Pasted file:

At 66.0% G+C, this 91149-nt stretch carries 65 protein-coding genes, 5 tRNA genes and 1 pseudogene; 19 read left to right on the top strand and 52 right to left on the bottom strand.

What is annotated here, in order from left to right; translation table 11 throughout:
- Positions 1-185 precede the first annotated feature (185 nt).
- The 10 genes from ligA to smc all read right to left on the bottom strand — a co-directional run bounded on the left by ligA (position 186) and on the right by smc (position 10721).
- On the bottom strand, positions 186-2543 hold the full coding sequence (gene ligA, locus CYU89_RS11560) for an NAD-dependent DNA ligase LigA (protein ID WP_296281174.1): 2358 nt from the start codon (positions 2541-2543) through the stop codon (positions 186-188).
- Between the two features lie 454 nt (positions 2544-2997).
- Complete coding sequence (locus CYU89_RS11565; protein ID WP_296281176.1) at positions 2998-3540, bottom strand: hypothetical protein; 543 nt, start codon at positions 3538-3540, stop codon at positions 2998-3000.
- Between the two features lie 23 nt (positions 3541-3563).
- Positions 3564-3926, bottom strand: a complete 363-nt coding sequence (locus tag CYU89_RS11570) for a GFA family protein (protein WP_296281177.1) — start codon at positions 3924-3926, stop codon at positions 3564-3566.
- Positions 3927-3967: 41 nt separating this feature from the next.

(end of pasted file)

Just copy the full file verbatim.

At 66.0% G+C, this 91149-nt stretch carries 65 protein-coding genes, 5 tRNA genes and 1 pseudogene; 19 read left to right on the top strand and 52 right to left on the bottom strand.

What is annotated here, in order from left to right; translation table 11 throughout:
- Positions 1-185 precede the first annotated feature (185 nt).
- The 10 genes from ligA to smc all read right to left on the bottom strand — a co-directional run bounded on the left by ligA (position 186) and on the right by smc (position 10721).
- On the bottom strand, positions 186-2543 hold the full coding sequence (gene ligA, locus CYU89_RS11560) for an NAD-dependent DNA ligase LigA (protein ID WP_296281174.1): 2358 nt from the start codon (positions 2541-2543) through the stop codon (positions 186-188).
- Between the two features lie 454 nt (positions 2544-2997).
- Complete coding sequence (locus CYU89_RS11565; protein ID WP_296281176.1) at positions 2998-3540, bottom strand: hypothetical protein; 543 nt, start codon at positions 3538-3540, stop codon at positions 2998-3000.
- Between the two features lie 23 nt (positions 3541-3563).
- Positions 3564-3926, bottom strand: a complete 363-nt coding sequence (locus tag CYU89_RS11570) for a GFA family protein (protein WP_296281177.1) — start codon at positions 3924-3926, stop codon at positions 3564-3566.
- Positions 3927-3967: 41 nt separating this feature from the next.